Jonathan Cho, MDR
The information is not available
I speak: English
My gender: Male
Where I practice
I was born in Hawaii and later moved to the mainland as a toddler, growing up in Texas and Nevada. My parents were always supportive of me no matter what career path I considered. I ultimately chose medicine, in part to be able to care for them in the future. I earned my Bachelor of Arts at The University of Texas at Austin and my medical degree at the University of Nevada School of Medicine. All my life I had heard about the place of my birth—the beaches, the weather, the food, and, most importantly, the friendly, industrious people. These stories inspired me to come to Hawaii for my internal medicine internship and residency.
About my practice
The other primary reason I decided to pursue a career in medicine was the opportunity to make a positive impact on the lives of people in my community. I chose internal medicine as my specialty because this field is the basis of so many subspecialties. It’s analytical and diverse, and will allow me to form long-lasting relationships with my patients.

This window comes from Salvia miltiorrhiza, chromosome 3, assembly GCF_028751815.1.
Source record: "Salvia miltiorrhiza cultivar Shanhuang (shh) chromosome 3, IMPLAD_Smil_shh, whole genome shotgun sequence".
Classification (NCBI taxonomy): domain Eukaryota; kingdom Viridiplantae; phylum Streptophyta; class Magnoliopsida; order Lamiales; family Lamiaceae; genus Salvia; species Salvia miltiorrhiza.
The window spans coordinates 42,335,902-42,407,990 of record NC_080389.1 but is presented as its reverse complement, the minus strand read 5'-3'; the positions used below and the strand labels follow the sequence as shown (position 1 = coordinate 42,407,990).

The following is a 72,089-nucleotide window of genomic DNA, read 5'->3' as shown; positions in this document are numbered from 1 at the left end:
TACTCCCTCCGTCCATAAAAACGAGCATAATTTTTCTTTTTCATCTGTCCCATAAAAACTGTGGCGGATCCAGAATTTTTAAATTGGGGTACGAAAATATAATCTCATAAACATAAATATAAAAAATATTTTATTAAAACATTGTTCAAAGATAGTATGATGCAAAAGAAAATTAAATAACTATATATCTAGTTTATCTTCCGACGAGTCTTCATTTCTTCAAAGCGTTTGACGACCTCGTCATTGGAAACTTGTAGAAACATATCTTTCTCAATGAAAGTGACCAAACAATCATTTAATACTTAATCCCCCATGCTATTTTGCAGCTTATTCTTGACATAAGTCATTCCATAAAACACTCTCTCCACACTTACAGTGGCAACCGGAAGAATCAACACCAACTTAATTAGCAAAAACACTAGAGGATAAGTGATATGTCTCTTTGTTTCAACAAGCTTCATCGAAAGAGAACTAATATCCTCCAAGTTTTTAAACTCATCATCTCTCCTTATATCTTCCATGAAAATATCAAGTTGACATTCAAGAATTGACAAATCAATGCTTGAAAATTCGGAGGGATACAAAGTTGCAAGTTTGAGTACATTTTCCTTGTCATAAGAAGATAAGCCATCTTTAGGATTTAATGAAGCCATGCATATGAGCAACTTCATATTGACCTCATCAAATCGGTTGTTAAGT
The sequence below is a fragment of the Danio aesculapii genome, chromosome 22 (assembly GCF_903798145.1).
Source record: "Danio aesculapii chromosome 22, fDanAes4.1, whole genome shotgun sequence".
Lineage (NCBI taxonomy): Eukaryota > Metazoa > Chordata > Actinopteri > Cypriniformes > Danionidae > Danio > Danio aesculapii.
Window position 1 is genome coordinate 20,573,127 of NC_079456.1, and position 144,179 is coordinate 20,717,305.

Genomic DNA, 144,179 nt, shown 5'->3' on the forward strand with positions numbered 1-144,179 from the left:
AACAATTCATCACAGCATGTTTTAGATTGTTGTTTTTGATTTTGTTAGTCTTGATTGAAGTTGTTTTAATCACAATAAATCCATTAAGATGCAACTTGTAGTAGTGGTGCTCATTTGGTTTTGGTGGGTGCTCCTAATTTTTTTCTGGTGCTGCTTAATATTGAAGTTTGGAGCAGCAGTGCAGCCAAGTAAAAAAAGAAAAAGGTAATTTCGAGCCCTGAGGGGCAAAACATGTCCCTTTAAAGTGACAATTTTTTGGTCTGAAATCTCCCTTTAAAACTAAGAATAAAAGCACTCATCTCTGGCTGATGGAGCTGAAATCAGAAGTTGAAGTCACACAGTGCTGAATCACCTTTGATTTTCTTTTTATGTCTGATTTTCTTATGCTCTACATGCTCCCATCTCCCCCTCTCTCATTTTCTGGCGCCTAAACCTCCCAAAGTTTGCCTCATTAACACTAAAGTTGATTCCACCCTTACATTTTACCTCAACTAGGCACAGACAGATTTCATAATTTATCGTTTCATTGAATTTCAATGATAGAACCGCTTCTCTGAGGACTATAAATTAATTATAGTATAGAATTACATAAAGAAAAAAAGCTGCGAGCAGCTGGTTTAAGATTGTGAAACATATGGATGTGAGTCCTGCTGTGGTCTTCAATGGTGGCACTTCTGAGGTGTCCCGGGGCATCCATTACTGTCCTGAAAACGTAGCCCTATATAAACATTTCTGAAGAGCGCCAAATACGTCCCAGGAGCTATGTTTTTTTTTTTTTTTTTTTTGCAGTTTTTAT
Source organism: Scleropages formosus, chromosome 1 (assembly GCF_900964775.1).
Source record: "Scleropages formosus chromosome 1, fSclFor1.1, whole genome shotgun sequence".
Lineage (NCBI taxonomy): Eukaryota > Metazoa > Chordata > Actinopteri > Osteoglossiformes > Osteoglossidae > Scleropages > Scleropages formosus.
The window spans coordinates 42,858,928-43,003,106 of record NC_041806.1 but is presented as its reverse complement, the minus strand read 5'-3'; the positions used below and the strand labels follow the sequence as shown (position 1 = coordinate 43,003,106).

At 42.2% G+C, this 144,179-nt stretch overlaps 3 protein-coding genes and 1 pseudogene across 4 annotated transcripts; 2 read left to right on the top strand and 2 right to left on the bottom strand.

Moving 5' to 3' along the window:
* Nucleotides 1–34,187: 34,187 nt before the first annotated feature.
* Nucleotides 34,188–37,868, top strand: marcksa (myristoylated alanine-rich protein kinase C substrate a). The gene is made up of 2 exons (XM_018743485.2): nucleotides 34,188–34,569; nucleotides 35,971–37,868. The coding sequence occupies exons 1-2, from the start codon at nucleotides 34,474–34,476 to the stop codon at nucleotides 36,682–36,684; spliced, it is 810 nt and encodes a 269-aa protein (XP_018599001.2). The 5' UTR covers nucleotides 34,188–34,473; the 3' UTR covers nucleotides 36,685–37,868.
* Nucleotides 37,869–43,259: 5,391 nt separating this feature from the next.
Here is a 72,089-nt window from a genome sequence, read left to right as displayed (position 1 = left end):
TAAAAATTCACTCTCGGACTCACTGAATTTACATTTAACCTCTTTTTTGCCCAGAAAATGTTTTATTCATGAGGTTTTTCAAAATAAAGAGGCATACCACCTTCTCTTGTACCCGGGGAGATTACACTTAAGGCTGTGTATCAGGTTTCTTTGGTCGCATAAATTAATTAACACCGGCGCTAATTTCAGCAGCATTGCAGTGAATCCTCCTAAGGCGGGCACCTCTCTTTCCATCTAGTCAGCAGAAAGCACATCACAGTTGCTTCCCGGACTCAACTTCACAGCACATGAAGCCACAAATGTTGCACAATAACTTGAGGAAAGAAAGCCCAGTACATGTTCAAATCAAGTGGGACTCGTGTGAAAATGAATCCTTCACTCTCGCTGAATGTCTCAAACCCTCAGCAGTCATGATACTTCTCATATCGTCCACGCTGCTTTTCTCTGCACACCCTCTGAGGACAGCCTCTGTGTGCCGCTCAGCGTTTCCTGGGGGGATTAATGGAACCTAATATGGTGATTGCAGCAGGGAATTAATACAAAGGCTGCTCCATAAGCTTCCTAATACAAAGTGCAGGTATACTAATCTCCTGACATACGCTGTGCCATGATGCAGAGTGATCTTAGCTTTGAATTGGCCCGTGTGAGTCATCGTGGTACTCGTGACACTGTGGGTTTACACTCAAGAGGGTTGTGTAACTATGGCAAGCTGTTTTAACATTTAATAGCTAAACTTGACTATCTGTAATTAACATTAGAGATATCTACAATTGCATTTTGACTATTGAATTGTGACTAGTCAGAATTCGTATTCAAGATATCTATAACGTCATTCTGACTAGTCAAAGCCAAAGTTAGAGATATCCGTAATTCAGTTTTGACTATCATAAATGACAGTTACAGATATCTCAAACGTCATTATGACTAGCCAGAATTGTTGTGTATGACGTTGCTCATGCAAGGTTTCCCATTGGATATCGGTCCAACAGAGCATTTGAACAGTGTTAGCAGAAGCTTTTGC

I’ve given scientific presentations at medical conferences on topics including hernia repair (Society of American Gastrointestinal and Endoscopic Surgeons), preventing hepatitis C in drug users (Reno Research Day at the University of Nevada School of Medicine), and traumatic brain injury (Radiological Society of North America).
To stay current in my field, I read the New England Journal of Medicine, the American College of Physicians’ Annals of Internal Medicine, the Journal of the American Medical Association, and the online resource UpToDate. Membership in the American Medical Association and the American College of Physicians also provides me access to the latest information in medicine.
I decided to do my medical residency at Kaiser Permanente in Hawaii because of the supportive faculty and dedication to resident education. I could see that the residents here were happy and hardworking and that this was a reflection of the organization as a whole. I felt that this was a place where I could flourish. I was also happy to be working with a diverse population and occasionally have the opportunity to speak Korean.
Medicine is more than a science, it’s about the people. In my opinion, trust and effective communication between patient and physician are vital to providing high-quality care.
How I thrive
I stay physically and mentally healthy by running, working out, and generally staying active. In my spare time I like to watch movies and try out new restaurants.